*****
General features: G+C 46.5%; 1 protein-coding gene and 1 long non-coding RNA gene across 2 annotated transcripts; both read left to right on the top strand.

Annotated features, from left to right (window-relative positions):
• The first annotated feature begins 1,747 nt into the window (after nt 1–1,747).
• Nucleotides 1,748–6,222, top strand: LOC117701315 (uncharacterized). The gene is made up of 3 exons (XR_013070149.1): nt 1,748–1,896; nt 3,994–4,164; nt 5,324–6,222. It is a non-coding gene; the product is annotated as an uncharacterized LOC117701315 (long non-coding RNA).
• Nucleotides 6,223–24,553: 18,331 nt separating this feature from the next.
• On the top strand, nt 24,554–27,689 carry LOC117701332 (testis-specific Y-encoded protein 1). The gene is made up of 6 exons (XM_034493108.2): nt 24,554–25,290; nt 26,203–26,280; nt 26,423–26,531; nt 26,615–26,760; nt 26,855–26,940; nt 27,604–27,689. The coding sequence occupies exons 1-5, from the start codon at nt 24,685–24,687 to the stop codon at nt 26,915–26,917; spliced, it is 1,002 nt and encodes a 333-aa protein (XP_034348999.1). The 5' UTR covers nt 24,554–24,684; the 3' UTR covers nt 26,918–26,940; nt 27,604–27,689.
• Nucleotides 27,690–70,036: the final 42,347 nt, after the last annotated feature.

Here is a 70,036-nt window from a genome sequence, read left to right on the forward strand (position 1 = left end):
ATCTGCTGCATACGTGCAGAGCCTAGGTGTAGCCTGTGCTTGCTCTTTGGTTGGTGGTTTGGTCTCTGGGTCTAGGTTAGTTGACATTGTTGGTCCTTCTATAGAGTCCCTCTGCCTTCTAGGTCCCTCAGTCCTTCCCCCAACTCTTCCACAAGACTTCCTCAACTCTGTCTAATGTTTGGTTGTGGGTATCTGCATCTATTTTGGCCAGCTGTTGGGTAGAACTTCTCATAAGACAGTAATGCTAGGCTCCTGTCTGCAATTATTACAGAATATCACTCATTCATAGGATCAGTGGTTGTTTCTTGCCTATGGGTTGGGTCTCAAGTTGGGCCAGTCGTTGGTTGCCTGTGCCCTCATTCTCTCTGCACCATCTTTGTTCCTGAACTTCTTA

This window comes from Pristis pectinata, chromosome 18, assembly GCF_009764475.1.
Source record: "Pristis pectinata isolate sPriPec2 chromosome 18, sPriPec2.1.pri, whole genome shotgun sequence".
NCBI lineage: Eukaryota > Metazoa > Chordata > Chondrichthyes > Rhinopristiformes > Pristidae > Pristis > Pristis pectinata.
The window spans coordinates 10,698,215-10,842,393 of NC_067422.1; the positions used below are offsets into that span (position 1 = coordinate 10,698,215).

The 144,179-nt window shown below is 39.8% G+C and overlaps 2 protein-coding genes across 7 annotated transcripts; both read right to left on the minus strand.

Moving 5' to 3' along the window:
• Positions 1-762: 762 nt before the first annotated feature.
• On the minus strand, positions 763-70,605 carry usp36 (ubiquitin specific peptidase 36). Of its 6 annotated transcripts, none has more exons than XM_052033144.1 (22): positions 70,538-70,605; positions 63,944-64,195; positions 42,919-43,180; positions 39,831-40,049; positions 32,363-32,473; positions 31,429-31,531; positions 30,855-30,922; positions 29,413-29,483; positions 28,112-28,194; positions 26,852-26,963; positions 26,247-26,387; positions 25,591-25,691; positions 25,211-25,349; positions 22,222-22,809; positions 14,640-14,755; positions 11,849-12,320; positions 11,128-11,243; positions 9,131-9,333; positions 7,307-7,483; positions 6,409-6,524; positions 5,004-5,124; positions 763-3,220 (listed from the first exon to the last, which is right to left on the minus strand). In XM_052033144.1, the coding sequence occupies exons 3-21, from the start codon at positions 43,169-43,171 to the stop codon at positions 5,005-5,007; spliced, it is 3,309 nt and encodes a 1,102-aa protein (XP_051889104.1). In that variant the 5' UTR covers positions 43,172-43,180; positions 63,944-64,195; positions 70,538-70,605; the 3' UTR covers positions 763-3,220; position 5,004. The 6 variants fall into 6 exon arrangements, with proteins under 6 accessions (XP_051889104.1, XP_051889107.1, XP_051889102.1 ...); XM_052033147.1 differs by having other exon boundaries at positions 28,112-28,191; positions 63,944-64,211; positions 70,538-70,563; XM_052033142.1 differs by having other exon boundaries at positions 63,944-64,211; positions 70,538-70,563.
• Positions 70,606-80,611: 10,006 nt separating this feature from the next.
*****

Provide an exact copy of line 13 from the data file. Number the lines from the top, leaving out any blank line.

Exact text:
The window spans coordinates 10,698,215-10,842,393 of NC_067422.1; the positions used below are offsets into that span (position 1 = coordinate 10,698,215).